The Concrete Sequential Thinker’s Journey
If you are unfamiliar with Anthony Gregorc’s Mind Styles Model, it is an organized way that aims to show how our minds think. The model breaks down the way we think into two perceptual qualities (concrete and abstract) and two ordering abilities (sequential and random), totaling to four different combinations of thinking styles:
- Concrete Sequential (CS)
- Abstract Random (AR)
- Abstract Sequential (AS)
- Concrete Random (CR)
My own personal thinking style is concrete sequential. Concrete sequential thinkers tend to be “based in reality. They process information in an ordered, sequential, linear way.” (If you want to find out what your thinking style is, you can take the test at The Learning Web.) It is important to note that no one is purely one style; everyone has a unique combination of each of these qualities. Furthermore, not one thinking style is better than another; they are just different. It is interesting to note that when I took the test two months again, my results were slightly different, so the way you think can change over time.
As a concrete sequential thinker, I process information in an “ordered, sequential, linear way.” I detect information and what is around me through my five senses (sight, touch, sound, taste, and smell). Concrete sequential thinkers tend to notice and recall details and facts-specific information easily (such as rules, formulas, and logic).
I plan on maximizing my thinking style while I am learning at DBC. As a concrete sequential thinker, I have very strong organizational skills. Since I absorb information through my physical senses, I plan to learn with a “hands on” approach. I will also provide myself with details and break down my projects into concrete, sequential steps that I can follow. Focusing on the strengths of my thinking style will allow me put what I need in place to learn more effectively. (To read more about the other types of thinking styles, check out this article from Boise State. You can also learn more about what works and what do not work for each thinking style in this article from SUNY Cortland.)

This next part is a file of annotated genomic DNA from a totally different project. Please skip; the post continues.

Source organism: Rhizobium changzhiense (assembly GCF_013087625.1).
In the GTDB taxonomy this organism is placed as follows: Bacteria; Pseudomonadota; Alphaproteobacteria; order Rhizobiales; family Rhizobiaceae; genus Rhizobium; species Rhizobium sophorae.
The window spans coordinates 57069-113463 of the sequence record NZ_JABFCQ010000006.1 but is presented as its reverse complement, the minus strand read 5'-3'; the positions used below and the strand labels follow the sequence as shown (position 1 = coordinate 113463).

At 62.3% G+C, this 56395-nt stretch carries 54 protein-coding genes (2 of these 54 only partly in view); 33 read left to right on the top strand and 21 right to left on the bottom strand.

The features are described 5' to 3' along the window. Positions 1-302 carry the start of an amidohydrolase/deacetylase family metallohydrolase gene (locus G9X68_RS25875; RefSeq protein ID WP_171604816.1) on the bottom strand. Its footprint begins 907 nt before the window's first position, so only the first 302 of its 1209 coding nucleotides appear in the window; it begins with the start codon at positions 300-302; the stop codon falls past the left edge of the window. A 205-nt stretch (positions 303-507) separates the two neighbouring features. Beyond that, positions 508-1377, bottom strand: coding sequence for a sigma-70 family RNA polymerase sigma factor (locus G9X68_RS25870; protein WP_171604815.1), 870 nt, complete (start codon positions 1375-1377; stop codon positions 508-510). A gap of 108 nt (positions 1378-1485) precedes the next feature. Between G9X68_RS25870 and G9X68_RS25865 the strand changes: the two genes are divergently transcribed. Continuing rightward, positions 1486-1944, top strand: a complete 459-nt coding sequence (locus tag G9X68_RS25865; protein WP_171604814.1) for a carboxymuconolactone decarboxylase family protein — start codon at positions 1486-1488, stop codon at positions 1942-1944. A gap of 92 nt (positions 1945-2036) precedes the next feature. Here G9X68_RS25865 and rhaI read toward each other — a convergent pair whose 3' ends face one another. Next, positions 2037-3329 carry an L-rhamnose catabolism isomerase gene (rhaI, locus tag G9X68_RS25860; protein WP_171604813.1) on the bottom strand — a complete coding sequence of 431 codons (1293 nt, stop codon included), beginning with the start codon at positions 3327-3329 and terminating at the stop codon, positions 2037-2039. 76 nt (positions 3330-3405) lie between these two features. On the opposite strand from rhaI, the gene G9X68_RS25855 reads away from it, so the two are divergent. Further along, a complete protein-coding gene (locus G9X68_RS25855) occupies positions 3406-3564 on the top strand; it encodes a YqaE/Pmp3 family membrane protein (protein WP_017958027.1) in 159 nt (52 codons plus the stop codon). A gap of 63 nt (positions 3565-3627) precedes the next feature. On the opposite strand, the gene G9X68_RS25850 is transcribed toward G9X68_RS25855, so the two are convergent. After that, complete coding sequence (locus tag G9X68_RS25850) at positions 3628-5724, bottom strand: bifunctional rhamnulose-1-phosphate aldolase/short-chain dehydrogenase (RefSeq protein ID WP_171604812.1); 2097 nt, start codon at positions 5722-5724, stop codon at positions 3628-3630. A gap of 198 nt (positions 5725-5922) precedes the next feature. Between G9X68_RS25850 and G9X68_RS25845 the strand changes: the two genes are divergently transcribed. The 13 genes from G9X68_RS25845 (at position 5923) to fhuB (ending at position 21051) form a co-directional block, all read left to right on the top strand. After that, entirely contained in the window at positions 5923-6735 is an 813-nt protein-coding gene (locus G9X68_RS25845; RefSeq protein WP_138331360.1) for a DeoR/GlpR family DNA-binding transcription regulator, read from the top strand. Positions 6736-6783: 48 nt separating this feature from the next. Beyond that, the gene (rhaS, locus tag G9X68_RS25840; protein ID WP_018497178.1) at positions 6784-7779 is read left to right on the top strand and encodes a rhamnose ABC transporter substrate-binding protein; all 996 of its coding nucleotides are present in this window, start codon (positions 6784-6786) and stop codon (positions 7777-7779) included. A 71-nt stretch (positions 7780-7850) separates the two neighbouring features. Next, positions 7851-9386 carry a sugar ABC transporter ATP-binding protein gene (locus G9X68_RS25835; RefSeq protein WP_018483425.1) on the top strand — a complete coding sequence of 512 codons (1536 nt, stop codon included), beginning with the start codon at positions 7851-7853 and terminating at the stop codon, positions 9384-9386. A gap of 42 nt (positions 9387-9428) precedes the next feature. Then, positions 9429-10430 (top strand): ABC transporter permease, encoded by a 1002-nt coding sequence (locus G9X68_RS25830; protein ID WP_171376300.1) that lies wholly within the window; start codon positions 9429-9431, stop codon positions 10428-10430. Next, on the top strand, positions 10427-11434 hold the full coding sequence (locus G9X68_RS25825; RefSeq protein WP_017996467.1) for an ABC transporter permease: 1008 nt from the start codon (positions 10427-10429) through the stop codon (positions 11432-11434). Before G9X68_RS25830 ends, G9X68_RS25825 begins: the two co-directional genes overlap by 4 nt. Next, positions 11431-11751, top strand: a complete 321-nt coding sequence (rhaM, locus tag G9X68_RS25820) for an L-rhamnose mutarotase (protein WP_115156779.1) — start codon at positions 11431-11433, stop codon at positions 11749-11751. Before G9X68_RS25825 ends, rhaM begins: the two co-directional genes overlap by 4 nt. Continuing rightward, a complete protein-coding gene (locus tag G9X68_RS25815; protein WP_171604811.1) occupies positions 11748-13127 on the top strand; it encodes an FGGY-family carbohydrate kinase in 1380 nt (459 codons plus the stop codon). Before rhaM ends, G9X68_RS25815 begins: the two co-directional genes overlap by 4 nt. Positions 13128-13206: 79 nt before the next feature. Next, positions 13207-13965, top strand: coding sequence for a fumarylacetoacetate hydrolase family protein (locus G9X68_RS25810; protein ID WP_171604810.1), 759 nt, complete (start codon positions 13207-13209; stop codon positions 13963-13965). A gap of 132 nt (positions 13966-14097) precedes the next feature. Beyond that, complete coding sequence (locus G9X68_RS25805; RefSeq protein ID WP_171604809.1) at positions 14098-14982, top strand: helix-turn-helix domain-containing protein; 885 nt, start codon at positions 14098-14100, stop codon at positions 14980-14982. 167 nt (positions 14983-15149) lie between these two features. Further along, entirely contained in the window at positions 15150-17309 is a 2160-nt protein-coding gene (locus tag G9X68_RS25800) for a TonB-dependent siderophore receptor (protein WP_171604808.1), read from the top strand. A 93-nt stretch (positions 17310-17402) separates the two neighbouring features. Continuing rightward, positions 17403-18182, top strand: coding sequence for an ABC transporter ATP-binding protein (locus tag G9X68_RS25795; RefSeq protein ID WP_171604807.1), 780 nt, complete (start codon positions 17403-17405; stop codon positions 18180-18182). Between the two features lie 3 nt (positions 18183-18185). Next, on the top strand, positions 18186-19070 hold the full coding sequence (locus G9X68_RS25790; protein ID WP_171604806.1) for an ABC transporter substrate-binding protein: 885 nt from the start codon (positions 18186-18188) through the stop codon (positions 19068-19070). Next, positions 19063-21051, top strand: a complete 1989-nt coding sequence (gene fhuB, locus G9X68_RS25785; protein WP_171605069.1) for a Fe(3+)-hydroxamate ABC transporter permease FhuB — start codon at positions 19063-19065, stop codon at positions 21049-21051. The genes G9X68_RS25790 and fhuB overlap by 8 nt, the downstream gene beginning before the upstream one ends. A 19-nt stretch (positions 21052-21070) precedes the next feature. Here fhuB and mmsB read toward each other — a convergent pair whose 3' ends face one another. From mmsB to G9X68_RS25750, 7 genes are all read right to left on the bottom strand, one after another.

Again, I want to stress that just because you have one thinking style doesn’t mean that you can’t think in any other style. No one is purely one style and thinking/learning styles can change. Your brain is not static. It can grow and evolve if you allow it to, as shown by Carol Dweck‘s research on fixed and growth mindsets.
In short, a “fixed mindset” assumes that ones intelligence and abilities are inherited and cannot change. You are born with how much intelligence you have. These people will do things that they are good at to display their intelligence and avoid doing things that they may fail at. They avoid risks and challenges. A “growth mindset”, on the other hand, thrives on challenges and is not afraid of failure. They welcome failure and use it as a springboard for growth. They learn from their mistakes and use it to increase their knowledge. (To read more about fixed and growth mindsets, click here.)
Similarly to thinking style, your mindset isn’t one or the other either. You can have a growth mindset in some areas and a fixed mindset in other areas. I make an effort to always have a growth mindset on everything, but I still fall back into a fixed mindset sometimes (i.e. I will never learn how to swim…).
Nevertheless, keep this in mind and don’t let failure deter you. In fact, embrace it. If you have never failed at what you’re doing, then you aren’t challenging yourself enough. If one thing isn’t working, learn from your failures and try again another way. Some see failure as the opposite of success. I see it as necessary milestones on the way to success.
This blog has been initially published on tonymai.github.io.